Tesla has often made the news for all the wrong reasons, thanks often to crashes involving its Autopilot system. Though the advanced driver assistance system’s name implies Autopilot is fully autonomous, that’s not the case, and crashes can result when too much is expected of it. But is the data surrounding Tesla Autopilot crashes really as negative as some would believe? There are those who argue that the National Highway Traffic Safety Administration’s numbers are misleading.
So let’s take a closer look at Tesla Autopilot crash data the NHTSA has compiled so far.
Critics have slammed Tesla’s Autopilot system
Tesla Autopilot is notorious for not actually being fully autonomous despite the name, and the results can be disastrous. Jalopnik has explained some of the many ways in which overreliance on Tesla’s Autopilot system has had negative consequences for drivers.
First, we should note that drivers who activate Tesla Autopilot are still expected to be aware of what their car is doing and to keep their hands on the wheel at all times. Nevertheless, some drivers fail to follow these protocols. In such instances, crashes can result. For example, the NHSTA has investigated more than 750 complaints about problems with Autopilot’s ability to detect metal bridges, s-shaped curves, oncoming and cross-traffic, and various sizes of vehicles, including large trucks.
Concrete barriers have also proven difficult for Autopilot to detect, which has resulted in deadly crashes. In addition, phantom braking has been a repeated problem.
All in all, Tesla’s Autopilot has been earning an increasingly bad reputation for its supposed inability to live up to its name.
Preliminary NHTSA data on Tesla Autopilot crashes is misleading
Anyone who glances at a recently released NHTSA report regarding crashes involving Level 2 advanced driver assistance systems (ADAS) will likely find Tesla’s numbers outrageous. There’s a huge difference between the number of crashes involving Tesla Autopilot and those of the nearest competitor, Honda.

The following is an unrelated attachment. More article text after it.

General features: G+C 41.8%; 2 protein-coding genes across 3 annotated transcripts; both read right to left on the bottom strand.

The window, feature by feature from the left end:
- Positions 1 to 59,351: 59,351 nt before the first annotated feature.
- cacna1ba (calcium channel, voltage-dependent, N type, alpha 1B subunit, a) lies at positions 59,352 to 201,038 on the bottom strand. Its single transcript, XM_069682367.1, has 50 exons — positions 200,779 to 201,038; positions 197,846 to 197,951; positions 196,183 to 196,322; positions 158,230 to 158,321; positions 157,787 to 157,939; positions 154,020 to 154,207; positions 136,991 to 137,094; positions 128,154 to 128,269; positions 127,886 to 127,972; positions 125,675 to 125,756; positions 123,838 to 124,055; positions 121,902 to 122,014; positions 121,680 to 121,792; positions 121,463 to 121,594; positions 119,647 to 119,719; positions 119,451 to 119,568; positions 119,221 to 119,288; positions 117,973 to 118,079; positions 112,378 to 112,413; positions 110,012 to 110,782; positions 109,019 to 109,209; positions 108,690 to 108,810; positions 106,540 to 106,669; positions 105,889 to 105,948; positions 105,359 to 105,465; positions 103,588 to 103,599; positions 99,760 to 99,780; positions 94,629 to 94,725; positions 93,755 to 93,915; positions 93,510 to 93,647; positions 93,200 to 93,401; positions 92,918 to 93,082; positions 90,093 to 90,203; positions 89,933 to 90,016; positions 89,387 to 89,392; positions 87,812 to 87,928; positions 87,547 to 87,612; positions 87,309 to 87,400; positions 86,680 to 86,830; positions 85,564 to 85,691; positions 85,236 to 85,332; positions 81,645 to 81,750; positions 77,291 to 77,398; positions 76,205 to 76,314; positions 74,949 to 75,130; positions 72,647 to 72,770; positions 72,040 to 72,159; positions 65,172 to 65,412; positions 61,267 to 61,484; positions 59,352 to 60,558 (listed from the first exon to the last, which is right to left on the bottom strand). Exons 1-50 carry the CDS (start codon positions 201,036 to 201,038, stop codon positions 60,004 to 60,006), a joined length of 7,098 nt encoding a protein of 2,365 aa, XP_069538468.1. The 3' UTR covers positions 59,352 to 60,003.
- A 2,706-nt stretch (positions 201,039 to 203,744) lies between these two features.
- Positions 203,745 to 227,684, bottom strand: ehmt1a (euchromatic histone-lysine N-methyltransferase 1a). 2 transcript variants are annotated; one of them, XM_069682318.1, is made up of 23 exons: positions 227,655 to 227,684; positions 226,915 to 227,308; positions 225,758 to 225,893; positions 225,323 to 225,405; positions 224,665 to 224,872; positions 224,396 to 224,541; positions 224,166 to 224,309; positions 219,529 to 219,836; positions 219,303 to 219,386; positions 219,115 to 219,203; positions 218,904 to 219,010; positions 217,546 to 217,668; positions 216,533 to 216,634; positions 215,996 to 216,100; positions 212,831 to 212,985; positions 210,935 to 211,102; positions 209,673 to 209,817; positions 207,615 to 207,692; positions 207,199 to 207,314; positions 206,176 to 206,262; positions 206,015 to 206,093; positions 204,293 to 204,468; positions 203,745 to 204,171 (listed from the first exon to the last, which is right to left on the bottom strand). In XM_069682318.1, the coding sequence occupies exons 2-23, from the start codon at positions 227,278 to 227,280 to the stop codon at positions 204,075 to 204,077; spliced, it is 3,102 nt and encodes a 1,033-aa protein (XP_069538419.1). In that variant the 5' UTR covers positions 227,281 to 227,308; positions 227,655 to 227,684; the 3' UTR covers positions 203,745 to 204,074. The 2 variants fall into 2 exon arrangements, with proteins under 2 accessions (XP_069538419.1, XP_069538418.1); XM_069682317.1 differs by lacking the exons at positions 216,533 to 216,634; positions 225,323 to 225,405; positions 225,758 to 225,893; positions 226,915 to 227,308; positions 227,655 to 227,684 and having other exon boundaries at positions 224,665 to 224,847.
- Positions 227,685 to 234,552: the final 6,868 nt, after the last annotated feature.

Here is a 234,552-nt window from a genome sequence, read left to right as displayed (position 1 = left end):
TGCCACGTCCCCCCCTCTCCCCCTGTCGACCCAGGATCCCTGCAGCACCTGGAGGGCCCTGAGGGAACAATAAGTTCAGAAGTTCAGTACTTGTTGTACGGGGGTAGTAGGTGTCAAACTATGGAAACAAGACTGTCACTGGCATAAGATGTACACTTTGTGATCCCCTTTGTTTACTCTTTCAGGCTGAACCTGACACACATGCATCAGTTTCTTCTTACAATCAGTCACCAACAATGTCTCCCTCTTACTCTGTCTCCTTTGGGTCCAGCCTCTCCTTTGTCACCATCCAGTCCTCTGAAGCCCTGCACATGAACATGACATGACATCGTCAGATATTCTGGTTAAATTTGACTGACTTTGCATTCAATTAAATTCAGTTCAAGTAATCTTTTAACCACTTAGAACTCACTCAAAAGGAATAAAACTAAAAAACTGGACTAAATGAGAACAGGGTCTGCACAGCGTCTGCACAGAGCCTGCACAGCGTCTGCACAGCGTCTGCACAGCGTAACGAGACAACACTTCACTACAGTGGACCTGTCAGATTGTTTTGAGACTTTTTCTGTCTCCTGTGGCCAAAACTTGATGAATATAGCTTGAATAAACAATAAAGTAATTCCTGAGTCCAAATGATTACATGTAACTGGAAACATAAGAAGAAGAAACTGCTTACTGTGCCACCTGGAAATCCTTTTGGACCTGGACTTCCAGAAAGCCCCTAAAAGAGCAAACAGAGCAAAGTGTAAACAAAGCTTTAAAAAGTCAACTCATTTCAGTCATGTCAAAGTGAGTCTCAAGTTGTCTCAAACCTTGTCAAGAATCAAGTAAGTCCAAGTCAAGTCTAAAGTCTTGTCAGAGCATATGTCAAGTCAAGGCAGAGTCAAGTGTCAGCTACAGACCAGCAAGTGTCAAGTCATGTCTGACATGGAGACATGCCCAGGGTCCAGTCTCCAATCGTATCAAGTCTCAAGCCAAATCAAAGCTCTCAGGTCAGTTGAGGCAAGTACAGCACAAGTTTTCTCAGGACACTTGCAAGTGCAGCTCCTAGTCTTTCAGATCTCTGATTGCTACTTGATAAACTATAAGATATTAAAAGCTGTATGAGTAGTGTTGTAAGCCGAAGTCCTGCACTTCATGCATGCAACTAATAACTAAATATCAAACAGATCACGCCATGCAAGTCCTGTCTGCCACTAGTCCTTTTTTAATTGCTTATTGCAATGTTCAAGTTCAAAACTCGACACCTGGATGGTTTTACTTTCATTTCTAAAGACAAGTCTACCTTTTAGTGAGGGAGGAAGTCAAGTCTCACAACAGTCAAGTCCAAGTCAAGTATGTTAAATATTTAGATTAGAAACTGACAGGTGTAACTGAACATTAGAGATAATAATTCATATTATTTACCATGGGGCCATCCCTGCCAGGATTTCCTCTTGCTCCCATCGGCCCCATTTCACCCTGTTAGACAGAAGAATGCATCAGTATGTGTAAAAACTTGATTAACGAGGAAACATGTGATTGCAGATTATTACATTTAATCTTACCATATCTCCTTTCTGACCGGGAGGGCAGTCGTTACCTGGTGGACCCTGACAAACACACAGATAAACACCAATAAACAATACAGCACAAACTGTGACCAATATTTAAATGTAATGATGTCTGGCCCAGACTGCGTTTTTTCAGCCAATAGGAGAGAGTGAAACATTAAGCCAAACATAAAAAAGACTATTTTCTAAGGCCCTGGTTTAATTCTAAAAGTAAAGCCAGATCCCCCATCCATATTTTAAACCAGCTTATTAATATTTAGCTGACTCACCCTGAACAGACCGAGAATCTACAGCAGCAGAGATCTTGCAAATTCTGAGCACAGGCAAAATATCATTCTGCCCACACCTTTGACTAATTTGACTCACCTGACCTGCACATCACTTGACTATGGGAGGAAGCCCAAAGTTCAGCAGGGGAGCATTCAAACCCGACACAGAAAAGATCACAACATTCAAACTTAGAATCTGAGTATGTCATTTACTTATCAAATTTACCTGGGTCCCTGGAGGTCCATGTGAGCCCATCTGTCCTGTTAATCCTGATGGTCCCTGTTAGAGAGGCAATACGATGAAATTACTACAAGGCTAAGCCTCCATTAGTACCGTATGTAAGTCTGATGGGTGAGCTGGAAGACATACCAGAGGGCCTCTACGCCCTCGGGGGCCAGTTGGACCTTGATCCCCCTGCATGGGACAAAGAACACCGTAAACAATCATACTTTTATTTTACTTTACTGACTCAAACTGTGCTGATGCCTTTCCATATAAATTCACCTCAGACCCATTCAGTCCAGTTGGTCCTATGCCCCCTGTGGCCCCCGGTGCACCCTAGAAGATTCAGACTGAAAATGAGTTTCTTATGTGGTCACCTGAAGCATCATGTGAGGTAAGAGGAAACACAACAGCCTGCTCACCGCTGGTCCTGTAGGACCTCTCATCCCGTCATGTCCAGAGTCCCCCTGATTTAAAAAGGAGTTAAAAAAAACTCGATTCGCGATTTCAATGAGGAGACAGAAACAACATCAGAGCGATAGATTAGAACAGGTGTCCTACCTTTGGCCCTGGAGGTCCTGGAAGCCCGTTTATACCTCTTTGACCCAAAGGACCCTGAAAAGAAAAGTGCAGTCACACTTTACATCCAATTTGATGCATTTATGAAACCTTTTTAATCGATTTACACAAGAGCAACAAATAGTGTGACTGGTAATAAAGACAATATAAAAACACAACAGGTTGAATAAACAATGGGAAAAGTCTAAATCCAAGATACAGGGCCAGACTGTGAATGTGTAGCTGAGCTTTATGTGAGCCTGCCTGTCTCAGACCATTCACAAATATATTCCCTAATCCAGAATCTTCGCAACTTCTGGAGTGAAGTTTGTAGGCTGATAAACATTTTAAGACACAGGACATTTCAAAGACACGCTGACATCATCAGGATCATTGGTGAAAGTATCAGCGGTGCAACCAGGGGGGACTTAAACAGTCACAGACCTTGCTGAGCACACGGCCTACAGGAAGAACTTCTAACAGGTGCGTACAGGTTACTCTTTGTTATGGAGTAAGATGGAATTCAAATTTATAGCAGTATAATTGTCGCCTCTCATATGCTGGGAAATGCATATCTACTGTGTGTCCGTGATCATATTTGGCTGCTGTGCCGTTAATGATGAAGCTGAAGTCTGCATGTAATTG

More specifically, the NHTSA shows 273 crashes involving Tesla’s self-driving feature between July 20, 2021, and May 15, 2022, according to Consumer Reports. The next-most-reported manufacturer on the list, Honda, had only 90 crashes reported.
But it’s crucial to keep a few caveats in mind when considering these numbers. Most important is the fact that most of the incidents on the NHTSA’s list were reported automatically by the vehicle through the internet. Not all cars have this capability, so their involvement in crashes is much likelier to go unreported.
It’s also necessary to consider the number of vehicles on the road with Level 2 ADAS capabilities. Manufacturers such as Tesla, which sell more vehicles with these features, will end up more predominantly featured in reports such as the NHTSA’s.
Even the NHTSA admits, “The design of the report is not to look at any one company or to compare companies.”
Why is the NHTSA compiling this data?
The NHTSA report and others going forward “will be used to help guide research, rulemaking, and enforcement” of all advanced driver assistance systems, not just Tesla Autopilot, Consumer Reports explains. “Enforcement actions can and have been taken,” Anne Collins, the NHTSA’s associate administrator for enforcement, says.
As for the NHTSA’s wider role, this U.S. organization makes it its mission to “save lives, prevent injuries, and reduce economic costs due to road traffic crashes, through education, research, safety standards, and enforcement activity.”
Much of the NHTSA’s work involves performing crash tests on vehicles to help keep the public as safe as possible. These crash tests include simulations of head-on collisions, side-impact crashes, and rollovers. The NHTSA also works to identify ongoing safety problems with vehicles and issues recalls as necessary to ensure that manufacturers address those problems.
Thanks to the NHSTA’s work, drivers and passengers can be assured they are far safer in vehicles than they would have been decades ago.